A man is suffering blood clots days after receiving the AstraZeneca vaccine.

He is at the Box Hill hospital in Melbourne. It is understood he received the jab on March 22.

Acting Chief Medical Officer Professor Michael Kidd said more than 425,000 doses of the AstraZeneca vaccine had been administered in Australia.

“One case of this clotting disorder has been recorded in Australia overnight and we are taking this very seriously,” Professor Kidd said.

Medical staff prepares a syringe from a vial of the AstraZeneca coronavirus vaccine during preparations at the vaccine center in Ebersberg near Munich, Germany
Medical staff prepares a syringe from a vial of the AstraZeneca coronavirus vaccine during preparations at the vaccine center in Ebersberg near Munich, Germany (AP)

“Investigators have not at this time confirmed a causal link with the COVID-19 AstraZeneca vaccine but investigations are ongoing.

“Central venous sinus thrombosis is a very rare disorder that is previously not been known to be associated with vaccination, however it has been noted as a complication of people who have contracted COVID-19.”

Professor Kidd advised Australians of some of the side effects of the vaccines, saying in most cases they will not be of concern.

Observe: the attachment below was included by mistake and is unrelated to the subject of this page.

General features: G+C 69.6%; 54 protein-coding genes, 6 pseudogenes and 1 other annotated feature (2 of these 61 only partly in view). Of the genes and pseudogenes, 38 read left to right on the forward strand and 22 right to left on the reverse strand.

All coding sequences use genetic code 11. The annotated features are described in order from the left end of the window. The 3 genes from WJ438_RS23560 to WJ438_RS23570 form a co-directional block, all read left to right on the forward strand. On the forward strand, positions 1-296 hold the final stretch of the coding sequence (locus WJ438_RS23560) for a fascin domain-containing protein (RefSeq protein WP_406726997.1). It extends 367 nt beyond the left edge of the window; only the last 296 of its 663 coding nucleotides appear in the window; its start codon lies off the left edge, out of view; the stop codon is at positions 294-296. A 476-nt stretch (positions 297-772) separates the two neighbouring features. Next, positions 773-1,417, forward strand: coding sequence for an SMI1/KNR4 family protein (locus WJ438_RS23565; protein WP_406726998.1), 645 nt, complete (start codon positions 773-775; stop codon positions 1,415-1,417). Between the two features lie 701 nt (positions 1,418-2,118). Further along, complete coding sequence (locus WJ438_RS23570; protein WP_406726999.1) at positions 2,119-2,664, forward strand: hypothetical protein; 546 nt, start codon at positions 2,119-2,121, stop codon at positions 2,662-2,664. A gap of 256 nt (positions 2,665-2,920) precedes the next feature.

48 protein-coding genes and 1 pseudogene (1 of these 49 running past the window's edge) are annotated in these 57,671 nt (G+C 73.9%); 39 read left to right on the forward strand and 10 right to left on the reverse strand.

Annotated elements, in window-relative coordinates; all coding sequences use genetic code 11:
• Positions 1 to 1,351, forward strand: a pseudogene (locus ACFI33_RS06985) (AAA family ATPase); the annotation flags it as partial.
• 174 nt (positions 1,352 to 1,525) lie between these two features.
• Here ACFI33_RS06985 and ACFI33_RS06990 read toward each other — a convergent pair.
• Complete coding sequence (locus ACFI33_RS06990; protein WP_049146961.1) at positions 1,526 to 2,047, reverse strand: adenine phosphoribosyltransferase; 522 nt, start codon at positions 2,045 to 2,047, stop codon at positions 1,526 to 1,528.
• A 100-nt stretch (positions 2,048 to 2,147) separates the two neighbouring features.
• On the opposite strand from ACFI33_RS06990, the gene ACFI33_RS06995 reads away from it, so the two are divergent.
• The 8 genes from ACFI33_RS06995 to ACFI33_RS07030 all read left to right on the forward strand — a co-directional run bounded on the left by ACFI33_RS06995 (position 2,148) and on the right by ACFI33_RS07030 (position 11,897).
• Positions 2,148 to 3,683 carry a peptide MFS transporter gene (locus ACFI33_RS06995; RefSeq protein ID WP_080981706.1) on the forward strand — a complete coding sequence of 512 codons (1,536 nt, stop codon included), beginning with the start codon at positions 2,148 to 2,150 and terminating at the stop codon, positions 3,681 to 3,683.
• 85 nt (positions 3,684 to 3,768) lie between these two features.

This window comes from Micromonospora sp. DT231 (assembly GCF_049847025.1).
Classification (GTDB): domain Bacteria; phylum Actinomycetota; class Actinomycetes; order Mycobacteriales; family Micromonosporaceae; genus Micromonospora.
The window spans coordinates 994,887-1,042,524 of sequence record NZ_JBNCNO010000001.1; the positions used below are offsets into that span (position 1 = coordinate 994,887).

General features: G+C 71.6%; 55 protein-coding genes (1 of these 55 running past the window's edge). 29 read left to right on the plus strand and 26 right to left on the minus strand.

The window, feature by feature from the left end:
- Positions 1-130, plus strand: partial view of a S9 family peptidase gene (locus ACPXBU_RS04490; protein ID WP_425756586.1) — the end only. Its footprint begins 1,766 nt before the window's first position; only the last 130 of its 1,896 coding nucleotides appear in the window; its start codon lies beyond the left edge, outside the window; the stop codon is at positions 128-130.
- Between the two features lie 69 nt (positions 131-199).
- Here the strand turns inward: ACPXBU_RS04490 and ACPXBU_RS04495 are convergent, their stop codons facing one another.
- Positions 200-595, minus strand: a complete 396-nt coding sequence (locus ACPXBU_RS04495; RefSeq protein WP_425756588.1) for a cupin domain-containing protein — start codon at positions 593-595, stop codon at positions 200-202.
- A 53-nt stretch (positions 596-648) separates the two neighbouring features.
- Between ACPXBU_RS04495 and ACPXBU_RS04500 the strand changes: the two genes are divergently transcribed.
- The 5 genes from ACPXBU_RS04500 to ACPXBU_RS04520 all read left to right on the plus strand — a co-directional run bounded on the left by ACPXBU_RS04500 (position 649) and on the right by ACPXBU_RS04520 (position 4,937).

“People who have received either of the COVID-19 vaccines should be aware of the common side effects which include fever, sore muscles, tiredness and headache,” Professor Kidd said.

“These symptoms usually start within 24 hours of receiving the vaccine and they usually last for only one to two days. These side effects are expected and are not of concern, unless the symptoms are severe or persistent.”

Acting CMO Professor Michael Kidd has said Australians cannot become complacent. (9News)

He recommended that Australians who experienced serious side effects as a result of receiving the AstraZeneca vaccine seek medical help.

“If you receive the AstraZeneca vaccine and you experience symptoms of severe, persistent headache or other worrying symptoms, 4-20 days after the vaccine, you should seek medical advice as soon as possible,” Professor Kidd said.

“Anyone attending their general practitioner or hospital should let the treating doctor or other clinician know the details of which vaccination they have received and when.”

Professor Kidd reminded Australians that blood clots as a result of receiving the vaccine are “extremely rare” and “have occurred in only a very small number of cases”.

Of the 20 million people who have received the jab in the United Kingdom and Europe, there have been 44 cases of blood clots.

Canada has also halted the rollout of AstraZeneca, suspending its use of in people aged under 55.

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This content first appear on 9news

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